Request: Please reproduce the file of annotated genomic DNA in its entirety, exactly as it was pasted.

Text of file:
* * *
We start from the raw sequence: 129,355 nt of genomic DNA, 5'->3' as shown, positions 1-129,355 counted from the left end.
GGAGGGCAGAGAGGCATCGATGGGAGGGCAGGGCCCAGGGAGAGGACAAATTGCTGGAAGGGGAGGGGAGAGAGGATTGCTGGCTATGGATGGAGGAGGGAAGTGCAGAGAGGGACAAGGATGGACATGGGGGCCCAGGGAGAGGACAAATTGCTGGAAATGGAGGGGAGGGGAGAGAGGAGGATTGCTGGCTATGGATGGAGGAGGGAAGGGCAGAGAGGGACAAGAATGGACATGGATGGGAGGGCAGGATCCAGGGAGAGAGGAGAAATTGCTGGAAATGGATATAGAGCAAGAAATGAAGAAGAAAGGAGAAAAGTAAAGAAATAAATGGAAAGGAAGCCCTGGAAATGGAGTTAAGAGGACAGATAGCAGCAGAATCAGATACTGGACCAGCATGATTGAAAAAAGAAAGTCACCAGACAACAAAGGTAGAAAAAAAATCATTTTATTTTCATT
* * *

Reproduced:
We start from the raw sequence: 129,355 nt of genomic DNA, 5'->3' as shown, positions 1-129,355 counted from the left end.
GGAGGGCAGAGAGGCATCGATGGGAGGGCAGGGCCCAGGGAGAGGACAAATTGCTGGAAGGGGAGGGGAGAGAGGATTGCTGGCTATGGATGGAGGAGGGAAGTGCAGAGAGGGACAAGGATGGACATGGGGGCCCAGGGAGAGGACAAATTGCTGGAAATGGAGGGGAGGGGAGAGAGGAGGATTGCTGGCTATGGATGGAGGAGGGAAGGGCAGAGAGGGACAAGAATGGACATGGATGGGAGGGCAGGATCCAGGGAGAGAGGAGAAATTGCTGGAAATGGATATAGAGCAAGAAATGAAGAAGAAAGGAGAAAAGTAAAGAAATAAATGGAAAGGAAGCCCTGGAAATGGAGTTAAGAGGACAGATAGCAGCAGAATCAGATACTGGACCAGCATGATTGAAAAAAGAAAGTCACCAGACAACAAAGGTAGAAAAAAAATCATTTTATTTTCATT